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Ovarian Cysts Diagnosis and Treatments

How do I know if I have ovarian cysts? What are my treatment options?

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Updated May 29, 2014

Written or reviewed by a board-certified physician. See About.com's Medical Review Board.

How are Ovarian Cysts Diagnosed?

Unless symptoms are present, ovarian cysts are typically diagnosed during an annual pelvic examination.

Other diagnostic tests, such as ultrasound and laparoscopy, may be done if your physician detects any abnormalities.

What are the Treatments for Ovarian Cysts?

Treatment of ovarian cysts depends on several factors, including:

  • the size and type of cyst
  • the woman's age and general health
  • her future pregnancy plans
  • what symptoms she is experiencing

The earlier ovarian cysts are found, the less invasive the treatment.

Often, young women who are not experiencing any symptoms are advised to wait two or three months to see if the cysts dissolve on their own. In most cases, functional ovarian cysts will dissolve without any medical intervention or treatment.

Occasionally, physicians opt to prescribe oral contraceptives or hormones to shrink functional ovarian cysts. (Functional cysts are rare in women who use oral contraceptives since this method of birth control prevents ovulation.) Oral contraceptives are not an effective treatment for other types of benign ovarian cysts, but they do offer some protection against malignant ovarian cysts (ovarian cancer).

Surgery is sometimes necessary to treat ovarian cysts that are unresponsive to hormonal treatment. Cases that could require surgery include ovarian cysts that do not disappear after a few menstrual cycles and extremely large cysts.

Ovarian cysts that are found in post menopausal women, cause symptoms such as severe pain or bleeding, or have become twisted often require a surgical procedure.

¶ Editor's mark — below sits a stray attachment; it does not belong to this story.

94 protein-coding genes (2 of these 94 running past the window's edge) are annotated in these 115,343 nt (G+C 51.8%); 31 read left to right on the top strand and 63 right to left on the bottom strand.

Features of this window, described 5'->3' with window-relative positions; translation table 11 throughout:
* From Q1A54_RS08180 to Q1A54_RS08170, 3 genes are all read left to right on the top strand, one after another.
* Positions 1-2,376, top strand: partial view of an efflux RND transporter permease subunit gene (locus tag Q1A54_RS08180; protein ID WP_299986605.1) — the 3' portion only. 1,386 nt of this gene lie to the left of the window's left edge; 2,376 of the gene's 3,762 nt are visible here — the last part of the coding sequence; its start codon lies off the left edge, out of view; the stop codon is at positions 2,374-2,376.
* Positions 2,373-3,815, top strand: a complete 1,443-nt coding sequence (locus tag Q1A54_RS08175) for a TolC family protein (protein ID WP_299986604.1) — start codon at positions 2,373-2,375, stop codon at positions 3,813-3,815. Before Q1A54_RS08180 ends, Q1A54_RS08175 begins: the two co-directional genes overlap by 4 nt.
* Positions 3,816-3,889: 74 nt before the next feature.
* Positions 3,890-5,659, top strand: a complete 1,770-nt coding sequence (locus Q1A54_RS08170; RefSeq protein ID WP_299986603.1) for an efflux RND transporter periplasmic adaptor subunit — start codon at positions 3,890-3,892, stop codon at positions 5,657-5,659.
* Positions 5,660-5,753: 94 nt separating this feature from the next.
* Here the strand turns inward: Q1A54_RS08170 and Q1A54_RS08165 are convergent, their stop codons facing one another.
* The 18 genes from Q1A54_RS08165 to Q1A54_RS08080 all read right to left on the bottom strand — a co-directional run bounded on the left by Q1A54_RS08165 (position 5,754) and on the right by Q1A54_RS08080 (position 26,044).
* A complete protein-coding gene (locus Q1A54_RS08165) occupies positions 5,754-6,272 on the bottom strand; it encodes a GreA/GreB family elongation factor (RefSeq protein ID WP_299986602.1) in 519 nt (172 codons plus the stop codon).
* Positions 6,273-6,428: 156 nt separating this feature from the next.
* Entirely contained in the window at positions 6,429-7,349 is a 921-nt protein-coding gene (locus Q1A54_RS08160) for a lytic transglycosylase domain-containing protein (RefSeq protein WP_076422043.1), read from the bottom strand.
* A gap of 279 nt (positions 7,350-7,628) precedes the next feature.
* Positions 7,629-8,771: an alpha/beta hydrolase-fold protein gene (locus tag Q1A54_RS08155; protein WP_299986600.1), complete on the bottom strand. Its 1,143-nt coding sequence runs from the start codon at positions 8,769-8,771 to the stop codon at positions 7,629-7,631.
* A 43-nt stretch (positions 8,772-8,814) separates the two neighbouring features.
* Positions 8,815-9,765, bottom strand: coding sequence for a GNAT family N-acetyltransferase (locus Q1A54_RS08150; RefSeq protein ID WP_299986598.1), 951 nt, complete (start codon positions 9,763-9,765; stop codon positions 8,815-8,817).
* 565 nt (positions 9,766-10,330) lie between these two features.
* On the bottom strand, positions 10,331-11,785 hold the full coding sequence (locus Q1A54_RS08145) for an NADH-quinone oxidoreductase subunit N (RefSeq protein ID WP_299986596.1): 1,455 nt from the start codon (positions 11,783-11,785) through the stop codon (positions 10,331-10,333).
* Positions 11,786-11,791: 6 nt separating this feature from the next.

The specific surgical procedure required depends on a number of factors, but typically the earlier ovarian cysts are discovered, the less extensive the surgery. Surgery can involve anything from simply removing the cyst to removing the ovary. In some severe cases, a hysterectomy is recommended.

Although your physician will discuss the planned procedure with you, you should keep in mind that the exact extent of the surgery may be unknown until the operation is in progress.

Things to Remember About Ovarian Cysts

Because ovarian cysts often cause no symptoms, it is especially important for women who have previously had cysts to have regular pelvic examinations. Women who have previously had ovarian cysts are at a greater risk of developing further cysts.

In addition, endometriosis may be worsened by the presence of ovarian cysts, and your chance of needing to have your ovaries removed increases.

In the unusual case of malignant ovarian cysts, early treatment offers the best hope for recovery. Women who develop ovarian cysts after menopause are more likely to have malignancies.

Remember, if you experience any fullness, pressure, or discomfort in your pelvic region phone your physician immediately for his advice. The earlier ovarian cysts are discovered and treated, the better your chance of complete recovery.

Source:

Symptoms of Ovarian Cysts. Healthywomen.org. http://www.healthywomen.org/resources/womenshealthinthenews/dbhealthnews/healthtipsymptomsofovariancysts. Accessed 08/24/09.

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